Whitesburg KY
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The way we were

Clips from Mountain Eagle front pages over the past 50 years


 

 

June 21, 1962

Two separate fires caused property losses estimated at nearly $100,000 within 24 hours this week. A vacant building at Haymond once occupied by Letcher General Wholesale Co. but not now in use burned to the ground, and the blaze caused damage to an adjoining grocery store and to a service station and homes across the road. The sausage department at Warden Packing at Blackey was destroyed by fire 24 hours later. Whitesburg firemen were in a daze after fighting fires all night two days in a row.

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Cloud City, Inc. optioned 300 acres at the top of Pine Mountain owned by Mrs. Walter Enlow. The land, located on the crest of Pine Mountain, would be the site of a major part of Cloud City, a proposed tourist development.

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A team inspected proposed sites for a new University of Kentucky community college in the Blackey-Hazard area is to visit the Stuart Robinson School campus at Blackey this week.

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Bananas are selling at 10 pounds for a dollar at Basil Hall’s Supermarket on Main Street in Whitesburg.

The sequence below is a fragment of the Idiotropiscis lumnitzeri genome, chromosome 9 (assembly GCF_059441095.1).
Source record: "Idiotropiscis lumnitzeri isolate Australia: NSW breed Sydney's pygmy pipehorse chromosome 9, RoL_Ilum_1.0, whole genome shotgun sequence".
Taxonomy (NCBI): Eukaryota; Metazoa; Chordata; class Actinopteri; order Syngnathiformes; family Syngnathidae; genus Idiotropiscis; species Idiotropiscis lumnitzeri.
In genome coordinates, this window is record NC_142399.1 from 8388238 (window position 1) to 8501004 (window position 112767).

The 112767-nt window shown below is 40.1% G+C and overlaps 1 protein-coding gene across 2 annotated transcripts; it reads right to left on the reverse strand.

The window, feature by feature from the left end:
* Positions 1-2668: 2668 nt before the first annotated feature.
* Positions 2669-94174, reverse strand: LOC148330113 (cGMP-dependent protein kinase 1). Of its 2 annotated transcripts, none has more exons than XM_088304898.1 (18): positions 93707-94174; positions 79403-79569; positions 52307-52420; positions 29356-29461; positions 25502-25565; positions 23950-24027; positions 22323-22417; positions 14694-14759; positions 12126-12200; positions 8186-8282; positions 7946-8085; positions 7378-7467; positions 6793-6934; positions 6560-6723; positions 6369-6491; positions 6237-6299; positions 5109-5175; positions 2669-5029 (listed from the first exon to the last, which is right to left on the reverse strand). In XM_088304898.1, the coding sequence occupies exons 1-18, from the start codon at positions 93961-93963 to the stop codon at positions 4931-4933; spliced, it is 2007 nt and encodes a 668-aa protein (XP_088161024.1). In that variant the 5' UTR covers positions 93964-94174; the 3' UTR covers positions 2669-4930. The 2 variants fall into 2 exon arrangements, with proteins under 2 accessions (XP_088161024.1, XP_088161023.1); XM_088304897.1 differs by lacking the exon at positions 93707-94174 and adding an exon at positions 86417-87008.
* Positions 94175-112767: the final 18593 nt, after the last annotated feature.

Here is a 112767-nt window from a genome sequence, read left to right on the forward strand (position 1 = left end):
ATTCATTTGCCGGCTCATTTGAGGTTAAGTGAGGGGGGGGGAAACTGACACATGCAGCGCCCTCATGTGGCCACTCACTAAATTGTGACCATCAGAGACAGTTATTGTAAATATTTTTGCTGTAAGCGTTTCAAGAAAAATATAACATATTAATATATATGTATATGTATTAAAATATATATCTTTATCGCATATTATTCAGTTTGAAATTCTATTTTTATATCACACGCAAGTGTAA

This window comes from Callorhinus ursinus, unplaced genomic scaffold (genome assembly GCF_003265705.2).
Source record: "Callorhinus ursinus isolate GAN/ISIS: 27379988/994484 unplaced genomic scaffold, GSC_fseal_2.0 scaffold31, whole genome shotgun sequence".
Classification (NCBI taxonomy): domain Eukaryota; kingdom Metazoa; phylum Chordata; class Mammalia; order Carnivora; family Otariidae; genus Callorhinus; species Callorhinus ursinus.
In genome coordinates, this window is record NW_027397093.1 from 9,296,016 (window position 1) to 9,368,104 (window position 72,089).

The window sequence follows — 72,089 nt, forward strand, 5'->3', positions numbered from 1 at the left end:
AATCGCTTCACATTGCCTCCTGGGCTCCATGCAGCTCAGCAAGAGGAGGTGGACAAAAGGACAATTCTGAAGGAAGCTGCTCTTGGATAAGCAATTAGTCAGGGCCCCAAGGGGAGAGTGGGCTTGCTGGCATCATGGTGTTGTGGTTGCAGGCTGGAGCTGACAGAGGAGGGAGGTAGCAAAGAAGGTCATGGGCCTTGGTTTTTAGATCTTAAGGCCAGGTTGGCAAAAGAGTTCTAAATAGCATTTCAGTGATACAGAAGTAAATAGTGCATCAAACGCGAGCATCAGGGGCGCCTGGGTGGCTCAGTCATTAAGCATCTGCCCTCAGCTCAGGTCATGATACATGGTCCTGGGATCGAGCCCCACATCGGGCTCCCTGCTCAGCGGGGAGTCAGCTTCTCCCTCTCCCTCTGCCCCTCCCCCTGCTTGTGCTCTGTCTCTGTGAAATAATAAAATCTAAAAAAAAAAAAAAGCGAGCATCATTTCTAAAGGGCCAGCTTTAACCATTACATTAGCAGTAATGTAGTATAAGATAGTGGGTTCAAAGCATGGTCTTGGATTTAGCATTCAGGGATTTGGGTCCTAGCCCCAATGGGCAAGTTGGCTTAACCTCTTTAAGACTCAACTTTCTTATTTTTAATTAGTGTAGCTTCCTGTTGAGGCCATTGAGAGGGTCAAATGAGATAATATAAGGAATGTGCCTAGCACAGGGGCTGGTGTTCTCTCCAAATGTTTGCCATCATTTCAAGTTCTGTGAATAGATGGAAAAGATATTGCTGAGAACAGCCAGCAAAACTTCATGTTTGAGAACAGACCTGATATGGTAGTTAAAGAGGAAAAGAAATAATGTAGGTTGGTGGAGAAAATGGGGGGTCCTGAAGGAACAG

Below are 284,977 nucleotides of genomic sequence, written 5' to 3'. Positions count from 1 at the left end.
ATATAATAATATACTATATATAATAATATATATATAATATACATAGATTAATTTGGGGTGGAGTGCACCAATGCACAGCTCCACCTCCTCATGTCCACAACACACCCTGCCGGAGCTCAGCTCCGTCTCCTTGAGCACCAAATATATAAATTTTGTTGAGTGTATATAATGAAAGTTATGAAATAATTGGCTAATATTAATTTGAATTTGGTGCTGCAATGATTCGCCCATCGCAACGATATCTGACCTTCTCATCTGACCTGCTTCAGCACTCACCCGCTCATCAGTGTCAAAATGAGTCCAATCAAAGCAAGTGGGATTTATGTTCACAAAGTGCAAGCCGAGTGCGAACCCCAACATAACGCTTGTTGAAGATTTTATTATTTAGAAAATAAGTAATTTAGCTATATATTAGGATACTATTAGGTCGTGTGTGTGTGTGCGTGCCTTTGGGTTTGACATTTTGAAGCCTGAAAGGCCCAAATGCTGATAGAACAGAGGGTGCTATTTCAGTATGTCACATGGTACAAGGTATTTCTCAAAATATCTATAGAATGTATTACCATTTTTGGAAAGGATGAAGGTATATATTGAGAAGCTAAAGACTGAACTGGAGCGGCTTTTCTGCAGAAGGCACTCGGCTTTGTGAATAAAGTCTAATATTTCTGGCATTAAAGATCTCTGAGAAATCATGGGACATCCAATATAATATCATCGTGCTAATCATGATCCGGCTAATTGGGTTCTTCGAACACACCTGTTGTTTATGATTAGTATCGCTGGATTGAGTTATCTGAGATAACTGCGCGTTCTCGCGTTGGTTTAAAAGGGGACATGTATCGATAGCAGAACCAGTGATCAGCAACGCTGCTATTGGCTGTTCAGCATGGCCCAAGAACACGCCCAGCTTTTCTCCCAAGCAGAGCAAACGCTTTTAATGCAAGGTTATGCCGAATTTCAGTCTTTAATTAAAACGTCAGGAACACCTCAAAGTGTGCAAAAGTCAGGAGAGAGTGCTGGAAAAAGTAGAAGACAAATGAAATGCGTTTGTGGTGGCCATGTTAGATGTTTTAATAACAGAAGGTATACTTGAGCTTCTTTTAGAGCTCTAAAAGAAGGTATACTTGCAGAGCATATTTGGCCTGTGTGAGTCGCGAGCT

June 22, 1972

A federal district judge has placed the United Mine Workers of America under strict control of the U.S. Department of Labor until the union elects new officers in December. The judge gave the Labor Department control over the union’s finances and declared the union election held in 1969 null and void. The order was a follow-up to a May 1 court opinion which invalidated the election of Tony Boyle as UMWA president.

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The Kentucky Department of Child Welfare is moving its offices into the former Johnson Hotel building on Main Street in Whitesburg.

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The Louisville and Nashville Railroad estimates it will cost the City of Whitesburg $30,000 to make needed repairs to the railroad tracks which run along Main Street. The city had asked the railroad to remove some of the tracks which make part of Main Street too narrow for two-lane traffic and to upgrade a siding as the main track. The L&N, once a major means of transportation to Whitesburg, has cut its trains to town to one or two a day.

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Strip-mine control in Kentucky received a new boss this week when Gov. Wendell Ford named Thomas O. Harris, a state senator from Carrollton, as state Commissioner of Natural Resources.

June 24, 1982

Blue Diamond Coal Co.’s Scotia Mine laid off 104 more workers — miners and salaried employees — for an indefi nite period. The layoff is the second in eight weeks. The Knoxville-based firm laid off about 150 employees May 2, blaming a slump in the coal business. The two layoffs affect about half the workforce at Scotia. The remaining Scotia employees will receive another unpaid week off after their week of paid vacation.